Primitive Reflexes: What’s behind my child’s Sensory Issues and Developmental Delays

By: Integrated Learning Strategies

Low birth weight infants have stronger retained reflexes and a higher incidence of delayed motor development compared to normal term infants. This is due to the immature central nervous system, which can lead to a primitive reflex that holds on and doesn't integrate.

Reasons for retained primitive reflexes include low birth weight, prolonged or premature birth, trauma, severe illness, lack of tummy time, decreased ability to explore environment, and missing crawling stage.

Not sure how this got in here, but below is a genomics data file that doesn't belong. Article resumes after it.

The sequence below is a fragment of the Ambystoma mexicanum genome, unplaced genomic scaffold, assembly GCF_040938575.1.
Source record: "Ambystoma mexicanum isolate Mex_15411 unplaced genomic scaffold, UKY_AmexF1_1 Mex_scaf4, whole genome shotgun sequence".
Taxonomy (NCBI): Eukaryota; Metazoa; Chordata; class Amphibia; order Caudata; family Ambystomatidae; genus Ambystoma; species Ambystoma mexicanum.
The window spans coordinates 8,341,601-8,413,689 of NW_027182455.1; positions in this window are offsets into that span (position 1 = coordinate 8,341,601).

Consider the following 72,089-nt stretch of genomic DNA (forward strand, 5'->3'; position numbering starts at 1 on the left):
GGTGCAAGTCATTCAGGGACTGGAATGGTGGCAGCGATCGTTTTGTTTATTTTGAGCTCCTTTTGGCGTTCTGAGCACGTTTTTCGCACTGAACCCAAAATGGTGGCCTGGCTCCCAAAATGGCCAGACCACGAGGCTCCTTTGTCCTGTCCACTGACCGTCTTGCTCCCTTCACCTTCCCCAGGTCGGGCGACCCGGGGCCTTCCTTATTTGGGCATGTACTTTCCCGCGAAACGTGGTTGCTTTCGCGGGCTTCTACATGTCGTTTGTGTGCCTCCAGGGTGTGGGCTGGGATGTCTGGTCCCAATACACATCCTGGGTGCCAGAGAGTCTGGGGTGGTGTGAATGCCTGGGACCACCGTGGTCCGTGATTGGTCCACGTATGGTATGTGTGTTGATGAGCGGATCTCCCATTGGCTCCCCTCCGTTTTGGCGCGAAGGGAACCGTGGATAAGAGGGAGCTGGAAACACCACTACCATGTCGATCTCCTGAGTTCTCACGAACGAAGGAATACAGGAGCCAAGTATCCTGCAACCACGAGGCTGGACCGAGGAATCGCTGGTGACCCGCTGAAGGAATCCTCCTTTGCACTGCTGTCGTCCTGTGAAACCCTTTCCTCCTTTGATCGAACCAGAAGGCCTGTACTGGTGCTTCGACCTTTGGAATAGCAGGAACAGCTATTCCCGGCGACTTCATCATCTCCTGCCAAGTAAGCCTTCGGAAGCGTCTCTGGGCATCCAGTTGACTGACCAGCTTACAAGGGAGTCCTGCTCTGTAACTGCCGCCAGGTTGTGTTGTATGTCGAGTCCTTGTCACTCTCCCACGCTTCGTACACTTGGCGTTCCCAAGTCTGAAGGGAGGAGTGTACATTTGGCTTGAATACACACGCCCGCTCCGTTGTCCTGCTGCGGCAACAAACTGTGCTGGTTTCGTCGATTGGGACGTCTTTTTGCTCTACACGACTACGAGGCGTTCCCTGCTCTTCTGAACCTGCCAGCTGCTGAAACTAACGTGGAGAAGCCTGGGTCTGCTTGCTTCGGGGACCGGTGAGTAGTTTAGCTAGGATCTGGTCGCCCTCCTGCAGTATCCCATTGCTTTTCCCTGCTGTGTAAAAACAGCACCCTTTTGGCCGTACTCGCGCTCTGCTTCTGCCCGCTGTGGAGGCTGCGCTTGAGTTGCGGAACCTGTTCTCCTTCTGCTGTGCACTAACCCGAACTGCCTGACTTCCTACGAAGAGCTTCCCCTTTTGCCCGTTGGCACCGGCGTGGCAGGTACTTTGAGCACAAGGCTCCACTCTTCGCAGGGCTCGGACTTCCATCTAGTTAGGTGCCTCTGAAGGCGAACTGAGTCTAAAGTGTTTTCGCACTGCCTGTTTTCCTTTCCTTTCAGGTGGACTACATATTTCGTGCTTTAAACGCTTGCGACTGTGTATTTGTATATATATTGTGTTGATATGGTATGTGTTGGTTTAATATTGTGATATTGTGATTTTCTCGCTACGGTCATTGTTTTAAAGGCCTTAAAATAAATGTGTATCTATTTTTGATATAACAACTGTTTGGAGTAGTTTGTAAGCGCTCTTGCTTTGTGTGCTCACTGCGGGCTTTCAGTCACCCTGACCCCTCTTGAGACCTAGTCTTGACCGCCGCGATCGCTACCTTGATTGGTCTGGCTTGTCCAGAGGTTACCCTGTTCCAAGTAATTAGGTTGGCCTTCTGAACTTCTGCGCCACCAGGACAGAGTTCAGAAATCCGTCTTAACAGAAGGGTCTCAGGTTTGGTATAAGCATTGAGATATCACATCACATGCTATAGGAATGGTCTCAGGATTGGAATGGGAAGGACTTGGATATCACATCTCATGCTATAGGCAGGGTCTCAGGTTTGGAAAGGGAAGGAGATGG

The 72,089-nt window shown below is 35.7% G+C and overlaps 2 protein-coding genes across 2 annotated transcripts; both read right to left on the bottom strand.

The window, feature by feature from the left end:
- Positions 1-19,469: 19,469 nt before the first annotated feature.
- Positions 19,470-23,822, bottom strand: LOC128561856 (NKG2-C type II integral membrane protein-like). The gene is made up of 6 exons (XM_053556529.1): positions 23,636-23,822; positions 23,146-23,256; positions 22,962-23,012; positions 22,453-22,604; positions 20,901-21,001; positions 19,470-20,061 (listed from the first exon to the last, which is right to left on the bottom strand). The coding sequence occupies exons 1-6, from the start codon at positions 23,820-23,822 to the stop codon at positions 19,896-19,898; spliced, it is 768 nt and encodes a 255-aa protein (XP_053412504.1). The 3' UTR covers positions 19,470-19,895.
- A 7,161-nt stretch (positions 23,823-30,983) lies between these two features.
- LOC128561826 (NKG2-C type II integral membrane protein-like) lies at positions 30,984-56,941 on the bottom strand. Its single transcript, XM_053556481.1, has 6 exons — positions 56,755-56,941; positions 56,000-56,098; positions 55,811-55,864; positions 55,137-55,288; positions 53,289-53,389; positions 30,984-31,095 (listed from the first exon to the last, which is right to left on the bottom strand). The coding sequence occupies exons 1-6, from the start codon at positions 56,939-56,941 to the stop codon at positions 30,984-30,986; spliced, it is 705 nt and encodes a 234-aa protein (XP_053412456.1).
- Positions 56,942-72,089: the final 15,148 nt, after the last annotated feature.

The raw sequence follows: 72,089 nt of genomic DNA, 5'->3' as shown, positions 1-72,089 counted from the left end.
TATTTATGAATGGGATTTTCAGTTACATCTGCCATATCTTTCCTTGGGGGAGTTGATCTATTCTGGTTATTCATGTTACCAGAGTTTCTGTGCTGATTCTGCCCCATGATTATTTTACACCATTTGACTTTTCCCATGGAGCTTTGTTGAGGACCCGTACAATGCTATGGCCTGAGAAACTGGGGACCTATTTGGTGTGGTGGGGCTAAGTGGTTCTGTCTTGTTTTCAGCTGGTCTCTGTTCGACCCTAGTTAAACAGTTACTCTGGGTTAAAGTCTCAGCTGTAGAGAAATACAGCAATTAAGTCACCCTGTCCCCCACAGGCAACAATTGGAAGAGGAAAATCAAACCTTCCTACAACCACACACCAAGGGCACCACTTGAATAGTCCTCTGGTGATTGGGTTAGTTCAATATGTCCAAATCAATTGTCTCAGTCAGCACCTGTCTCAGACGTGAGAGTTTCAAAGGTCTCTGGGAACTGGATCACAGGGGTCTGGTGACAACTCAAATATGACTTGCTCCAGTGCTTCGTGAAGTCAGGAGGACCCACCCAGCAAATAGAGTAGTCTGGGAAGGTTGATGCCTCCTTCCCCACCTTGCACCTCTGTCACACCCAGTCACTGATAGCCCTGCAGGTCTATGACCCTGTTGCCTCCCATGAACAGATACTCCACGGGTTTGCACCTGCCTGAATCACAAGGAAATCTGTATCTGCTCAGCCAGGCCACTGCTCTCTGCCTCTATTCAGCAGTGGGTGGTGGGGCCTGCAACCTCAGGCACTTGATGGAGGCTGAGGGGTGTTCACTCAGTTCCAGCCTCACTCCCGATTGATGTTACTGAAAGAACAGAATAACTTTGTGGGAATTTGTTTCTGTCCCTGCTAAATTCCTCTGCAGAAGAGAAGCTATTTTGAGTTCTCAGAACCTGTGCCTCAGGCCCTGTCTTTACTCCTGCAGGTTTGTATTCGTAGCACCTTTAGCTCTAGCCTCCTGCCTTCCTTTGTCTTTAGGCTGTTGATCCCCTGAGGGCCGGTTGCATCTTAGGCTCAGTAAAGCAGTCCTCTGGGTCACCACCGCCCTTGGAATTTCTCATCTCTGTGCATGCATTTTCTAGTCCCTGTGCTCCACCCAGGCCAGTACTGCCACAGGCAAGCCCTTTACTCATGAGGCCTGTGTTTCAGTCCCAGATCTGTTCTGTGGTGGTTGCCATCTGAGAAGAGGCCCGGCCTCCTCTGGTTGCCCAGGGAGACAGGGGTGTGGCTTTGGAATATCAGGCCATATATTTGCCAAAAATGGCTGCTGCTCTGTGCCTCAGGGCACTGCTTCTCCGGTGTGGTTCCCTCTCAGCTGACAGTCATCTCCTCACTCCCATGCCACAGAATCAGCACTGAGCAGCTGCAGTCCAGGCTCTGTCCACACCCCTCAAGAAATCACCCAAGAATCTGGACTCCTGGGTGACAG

The idea of a child retaining a reflex due to a traumatic birth or emergency C-section is logical as many reflexes are stimulated by passing through the birth canal. Other possible reasons for retained primitive reflexes include limiting the baby's ability to explore their environment, which improves their motor skills and allows them to develop higher-level cognitive skills. Lise Eliot's What's Going On In There suggests that brain activity is largely confined to subcortical structures, which are responsible for the characteristic reflexes of newborns.

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